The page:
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  • Combined Assurance in an Uncertain World

Combined Assurance in an Uncertain World

23 May 2017

George Williams, Director of BDO Risk Advisory Services

The responsibilities of risk management within listed companies are enormous. When you consider that almost all retirement annuities and pension funds are invested in companies via the stock market, you realise that just about every one of us is a stakeholder in a listed company.

By extension, each one of us has our pension funds tied up in the success or failure of various listed companies. Our financial security hinges on how well these companies manage risk, how effectively boards exercise their oversight responsibilities and how the company’s systems of internal control are verified by effective assurance methods.

An effective way for companies to mitigate risk; is Combined Assurance. Combined Assurance can enhance a company’s profitability and reassure the board that the controls meant to manage risk are adequate and effective. Meaning are they designed and working properly.

What often causes companies to fail is the “casino effect”. Like a gambler, when a company loses money, the board begins to panic and throws excess money at the problem. This increases the risk. This is human nature. Combined Assurance seeks to minimise the casino effect. It ensures “many assurance eyes” look at a company’s risks and problems. Ultimately, a combined assurance report might tell the board, “This is how best to control your risks,” or else, “You can’t manage these costs. You need to get out of this business.”

Companies have objectives — for instance to be profitable. Then there are risks, which can hinder their ability to attain those objectives. Perhaps their biggest risk is that their costs are excessive. In order to mitigate this risk, the company needs to institute systems of internal control. They might introduce an approvals process so that no large costs can be incurred without board approval.

That is all well and good, but the success or failure of the company — and all its stakeholders — will rest on how effective its risk management process is. These controls are best evaluated through combined assurance, which gives stakeholders a holistic picture of the effectiveness of all the controls in place.

The reason assurance functions are combined is that external auditors, internal auditors, company management and occupational health and safety professionals all give a certain level of assurance, but all follow different rules — International Financial Reporting Standards (IFRS), the codes of professional practice of the Institute of Internal Auditors, etc. Combined Assurance is a mechanism to get all the assurance professionals together to develop a plan to provide the necessary combined assurance to the board.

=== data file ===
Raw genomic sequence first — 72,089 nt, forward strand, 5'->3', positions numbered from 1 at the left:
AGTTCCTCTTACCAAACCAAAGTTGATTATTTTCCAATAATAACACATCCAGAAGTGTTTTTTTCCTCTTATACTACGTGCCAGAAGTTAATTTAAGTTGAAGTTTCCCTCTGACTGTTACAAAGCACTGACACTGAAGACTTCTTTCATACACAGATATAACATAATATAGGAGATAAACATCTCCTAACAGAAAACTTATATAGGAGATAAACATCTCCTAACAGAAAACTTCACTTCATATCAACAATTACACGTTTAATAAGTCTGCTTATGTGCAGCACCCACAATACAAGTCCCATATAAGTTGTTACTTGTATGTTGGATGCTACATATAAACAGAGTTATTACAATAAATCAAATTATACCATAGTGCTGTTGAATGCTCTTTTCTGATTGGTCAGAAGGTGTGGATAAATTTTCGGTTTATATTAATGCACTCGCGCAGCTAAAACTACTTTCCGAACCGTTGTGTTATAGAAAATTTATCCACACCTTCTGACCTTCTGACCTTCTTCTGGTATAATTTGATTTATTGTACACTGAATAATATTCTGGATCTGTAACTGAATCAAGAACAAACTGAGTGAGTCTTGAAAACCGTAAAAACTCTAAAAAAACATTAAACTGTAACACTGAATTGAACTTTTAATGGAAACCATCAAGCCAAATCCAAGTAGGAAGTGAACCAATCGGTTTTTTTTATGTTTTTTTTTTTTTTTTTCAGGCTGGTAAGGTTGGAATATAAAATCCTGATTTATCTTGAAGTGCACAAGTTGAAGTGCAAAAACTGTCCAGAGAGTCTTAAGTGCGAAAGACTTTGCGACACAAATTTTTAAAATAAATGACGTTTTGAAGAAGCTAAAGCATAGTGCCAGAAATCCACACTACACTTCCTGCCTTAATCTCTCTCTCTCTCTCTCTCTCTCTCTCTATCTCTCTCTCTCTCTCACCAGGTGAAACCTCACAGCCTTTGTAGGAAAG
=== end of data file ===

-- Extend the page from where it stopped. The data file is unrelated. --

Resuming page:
Combined Assurance became mandatory in South Africa in 2010, but its adoption has been slow.

A study by Forte and Barac in the Southern African Journal of Accountability and Auditing Research found that companies were in varying stages of preparedness to implement Combined Assurance and there was still a need to clarify the responsibilities of Combined Assurance’s key role players (board, audit committee, internal and external assurance providers).

“Oversight responsibilities of boards have increased significantly,” the report states, “especially in the areas of risk oversight and obtaining assurance that significant risks are managed and mitigated to acceptable levels.”

A lot of work remains to be done, and with different suppliers providing this assurance, there’s sometimes a large cost burden for companies. With Combined Assurance, companies get all their controls looked at, at a reasonable cost.

This is all an attempt to deal with the “agency problem” in companies, where executives, owners and shareholders don’t necessarily share the same vision. You can have a situation where managers steal from the company, or make decisions that aren’t in the long-term interests of the entity.

One reason for the slow rate of adoption may be because each profession tends to work in a silo. But initial reluctance melts away once teams start sitting down and working together. Combined Assurance is worthwhile for the company, which is why it has been made mandatory. Companies want to achieve their profitability objective. They want the assurance that their controls are adequate and effective to mitigate their risks to an acceptable level. They want to know there’s a combined effort between role players to review these controls. In some cases, the external audit fees have reduced.

Besides being a legal requirement, Combined Assurance brings financial benefits to companies and in a practical sense helps to mitigate risks and ensure ongoing success and viability of companies. It is essential that boards engage risk advisory professionals, who can help them develop a proper combined assurance process.

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